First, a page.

With its origins deep in history, it was during the Arabian occupation that this settlement developed and was named. According to legend, during the Christian Reconquest, the Templar knight Gonçalo Hermingues, also known as Bringer-of-Moors, fell in love with Fátima, a Moor captured in the course of an ambush.
Reciprocating the love, the young woman converted to Christianity and adopted the name Oureana. In the sixteenth century, the settlement became a parish in the collegiate church of Ourém within the Diocese of Leiria. Its subsequent development dates from the events known as the Apparitions of Fátima, in the early part of the twentieth century. It has become one of the key centers for the Cult of the Virgin Mary in Portugal and has been recognised world-wide by the Catholic Church. The first apparition took place in 1917, in Cova da Iria, at the site of the current Sanctuary.
The most important celebrations are held on 13th May (including the Candlelit Procession on the night of the 12th and the Farewell Procession closing the event on the 13th) and 13th October. Furthermore, the 13th of every month between these two dates is also a day of devotion.
For those interested in the historical context of the apparitions of Our Lady of Fátima, visits can be made to the houses of the shepherd witnesses in the village of Aljustrel.
In the gardens of Casa de Lúcia, there is a monument commemorating the second apparition of the Angel of Peace and the end of the Via Sacra which begins in the Sanctuary.
Along this route, there are 14 chapels donated by Hungarian Catholic refugees in the West.
Of particular note is Valinhos, 400 metres from the village where monuments commemorate the fourth apparition in 1917 as well as the place chosen by the angel.
Here, in 1916, the shepherds saw the Angel of Peace for the first and third times.
The Sanctuary of Fátima annually welcomes hundred of thousands of pilgrims and tourists. Many come to participate in the celebrations that commemorate the apparitions of Our Lady to the three witness of Fátima.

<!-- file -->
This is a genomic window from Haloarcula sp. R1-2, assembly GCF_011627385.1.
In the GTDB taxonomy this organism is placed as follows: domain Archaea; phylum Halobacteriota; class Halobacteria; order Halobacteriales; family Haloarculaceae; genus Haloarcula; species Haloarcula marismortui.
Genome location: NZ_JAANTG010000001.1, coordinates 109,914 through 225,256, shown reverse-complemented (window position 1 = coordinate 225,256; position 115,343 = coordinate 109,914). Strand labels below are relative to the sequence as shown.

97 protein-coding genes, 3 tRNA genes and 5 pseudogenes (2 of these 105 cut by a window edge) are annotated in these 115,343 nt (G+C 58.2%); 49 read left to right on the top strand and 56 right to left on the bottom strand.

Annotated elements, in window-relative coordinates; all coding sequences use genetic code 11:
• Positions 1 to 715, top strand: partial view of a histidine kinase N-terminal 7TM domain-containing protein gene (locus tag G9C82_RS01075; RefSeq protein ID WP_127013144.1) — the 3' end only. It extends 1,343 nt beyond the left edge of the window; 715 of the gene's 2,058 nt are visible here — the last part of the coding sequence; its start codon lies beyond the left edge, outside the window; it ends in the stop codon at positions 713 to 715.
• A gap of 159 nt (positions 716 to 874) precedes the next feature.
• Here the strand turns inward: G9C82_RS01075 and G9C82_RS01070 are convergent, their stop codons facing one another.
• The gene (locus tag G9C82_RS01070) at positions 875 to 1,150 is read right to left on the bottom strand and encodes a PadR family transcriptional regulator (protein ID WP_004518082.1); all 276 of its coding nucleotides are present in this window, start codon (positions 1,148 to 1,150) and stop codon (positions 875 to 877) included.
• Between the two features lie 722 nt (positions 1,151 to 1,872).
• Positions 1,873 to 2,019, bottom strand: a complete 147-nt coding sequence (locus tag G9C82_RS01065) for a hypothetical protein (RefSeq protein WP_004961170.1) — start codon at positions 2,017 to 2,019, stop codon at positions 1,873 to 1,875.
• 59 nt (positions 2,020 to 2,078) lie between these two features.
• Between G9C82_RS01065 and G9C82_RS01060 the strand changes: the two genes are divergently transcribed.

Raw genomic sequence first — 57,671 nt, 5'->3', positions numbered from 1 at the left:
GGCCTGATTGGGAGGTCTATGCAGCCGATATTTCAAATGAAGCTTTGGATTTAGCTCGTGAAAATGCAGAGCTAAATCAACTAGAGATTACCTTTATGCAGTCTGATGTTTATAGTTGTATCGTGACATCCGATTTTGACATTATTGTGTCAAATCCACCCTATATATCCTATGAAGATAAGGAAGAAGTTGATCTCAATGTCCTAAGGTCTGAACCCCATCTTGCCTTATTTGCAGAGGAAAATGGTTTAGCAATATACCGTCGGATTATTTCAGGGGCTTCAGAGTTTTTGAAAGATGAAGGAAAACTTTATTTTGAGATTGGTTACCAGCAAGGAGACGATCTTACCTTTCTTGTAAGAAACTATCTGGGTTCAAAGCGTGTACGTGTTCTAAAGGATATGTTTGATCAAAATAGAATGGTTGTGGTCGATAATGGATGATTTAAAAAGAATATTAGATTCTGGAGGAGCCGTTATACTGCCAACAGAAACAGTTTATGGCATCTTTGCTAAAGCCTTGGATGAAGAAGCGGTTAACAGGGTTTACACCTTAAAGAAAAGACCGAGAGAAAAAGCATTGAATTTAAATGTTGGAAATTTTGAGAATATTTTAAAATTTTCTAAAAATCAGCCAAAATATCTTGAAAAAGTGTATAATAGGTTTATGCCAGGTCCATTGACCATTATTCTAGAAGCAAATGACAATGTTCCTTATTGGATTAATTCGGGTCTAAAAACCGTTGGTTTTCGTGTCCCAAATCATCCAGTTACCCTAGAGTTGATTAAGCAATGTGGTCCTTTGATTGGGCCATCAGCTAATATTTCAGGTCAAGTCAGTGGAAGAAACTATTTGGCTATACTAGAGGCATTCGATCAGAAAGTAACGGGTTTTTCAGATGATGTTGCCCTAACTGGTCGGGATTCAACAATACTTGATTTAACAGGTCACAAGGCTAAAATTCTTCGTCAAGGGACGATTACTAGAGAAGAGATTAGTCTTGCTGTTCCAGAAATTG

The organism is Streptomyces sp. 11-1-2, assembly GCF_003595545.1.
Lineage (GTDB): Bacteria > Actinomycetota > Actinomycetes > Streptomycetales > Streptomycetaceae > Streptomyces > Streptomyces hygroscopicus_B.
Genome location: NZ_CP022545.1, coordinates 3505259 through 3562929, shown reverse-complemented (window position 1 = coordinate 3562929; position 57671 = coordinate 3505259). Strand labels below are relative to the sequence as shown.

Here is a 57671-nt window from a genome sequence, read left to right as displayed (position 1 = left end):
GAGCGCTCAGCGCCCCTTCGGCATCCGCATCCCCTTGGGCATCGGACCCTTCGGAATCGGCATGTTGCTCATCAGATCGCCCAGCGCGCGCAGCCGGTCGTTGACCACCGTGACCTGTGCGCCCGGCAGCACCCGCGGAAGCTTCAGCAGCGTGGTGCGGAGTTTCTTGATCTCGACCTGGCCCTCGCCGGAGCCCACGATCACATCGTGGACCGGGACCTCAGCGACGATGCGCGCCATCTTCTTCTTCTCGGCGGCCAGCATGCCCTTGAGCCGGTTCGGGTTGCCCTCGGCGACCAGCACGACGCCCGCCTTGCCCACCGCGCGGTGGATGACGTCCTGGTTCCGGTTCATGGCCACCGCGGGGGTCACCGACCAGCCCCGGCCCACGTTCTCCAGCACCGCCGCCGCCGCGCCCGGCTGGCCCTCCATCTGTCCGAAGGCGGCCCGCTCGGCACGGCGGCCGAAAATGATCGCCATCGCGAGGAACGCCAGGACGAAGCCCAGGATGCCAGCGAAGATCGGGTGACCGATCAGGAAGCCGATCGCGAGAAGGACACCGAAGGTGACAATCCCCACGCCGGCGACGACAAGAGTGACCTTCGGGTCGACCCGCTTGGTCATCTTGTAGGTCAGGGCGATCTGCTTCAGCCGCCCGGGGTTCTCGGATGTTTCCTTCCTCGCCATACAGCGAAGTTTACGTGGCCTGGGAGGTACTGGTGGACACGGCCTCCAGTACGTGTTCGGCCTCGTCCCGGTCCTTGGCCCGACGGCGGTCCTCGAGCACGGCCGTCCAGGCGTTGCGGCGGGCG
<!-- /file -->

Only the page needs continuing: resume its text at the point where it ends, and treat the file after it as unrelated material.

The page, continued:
In the Fátima calendar, the dates May 13th (the first apparition) and October 13th mean a rise in the numbers visiting the Sanctuary – built on the site of the first apparition – and the places where the three children lived in Aljustrel, a village located around two kilometres away.
In Aljustrel, there is a religious route tracing the spots where Lúcia de Jesus, aged 10, and cousins Francisco and Jacinta Marto, aged nine and seven respectively, declared they saw the Angel of Our Lady of Fátima.
Between April and October 1916, the three children bore witness that they saw the Angel on three occasions with them being invited to join in prayer and penitence.
In May 1917, the children were tending a small flock of sheep in Cova da Iria, within the parish of Fátima, in the council of Vila Nova de Ourém. Around mid-day, after saying the rosary as was their custom, they set about building a small construction out of loose stones on the spot where there now is the Basilica.
Suddenly, they saw a brilliant light and above a small holm-oak tree (where the Chapel of the Apparitions now is) appeared a «Lady more brilliant than the Sun». The Lady told the three shepherds that much prayer was required and invited them to return to Cova da Iria at the same time on the 13th of each of the five following months.
The children did just that and on the 13th of June, July, September and October, the Lady again appeared before them and talked to them.
On 19th August, there was an apparition at Valinhos, some 500 metres from Aljustrel, as, on that 13th, the children had been taken by the Council Administrator to Vila Nova de Ourém.
For the final apparition, on 13th October, around 70,000 people were in attendance, the Lady told them she was the «Lady of the Rosary» and that they were to build a chapel there in Her honour.
After the apparition, all those observed the miracle, promised to the three children in July and September: the sun, resembling a silver disc, could be looked upon without difficulty. It then began rotating, taking the form of a wheel of fire, seeming to disappear into the earth.
Later, in Spain, Lúcia, who joined the order of Saint Dorothy, experienced a further three visions of Our Lady (10th December 1925, 15th February 1926 and during the night of 13th to 14th June 1929).
The vision called for the five first Saturdays to be devoted to the conversion of Russia to the Immaculate Heart of Mary.
This final request was part of the «Three Secrets of Fátima» – a set of revelations made to Lúcia by Our Lady. Lúcia later wrote to Pope Pius XIIth to inform him of what had been revealed to her.
On 13th October 1930, the Bishop of Leiria gave the seal of church approval to the apparitions, officially authorising worship of Our Lady of Fátima, declaring it «Divine Providence».
13th May 2000, Pope John Paul II visited Fátima to beatify the witnesses Francisco and Jacinta Marto.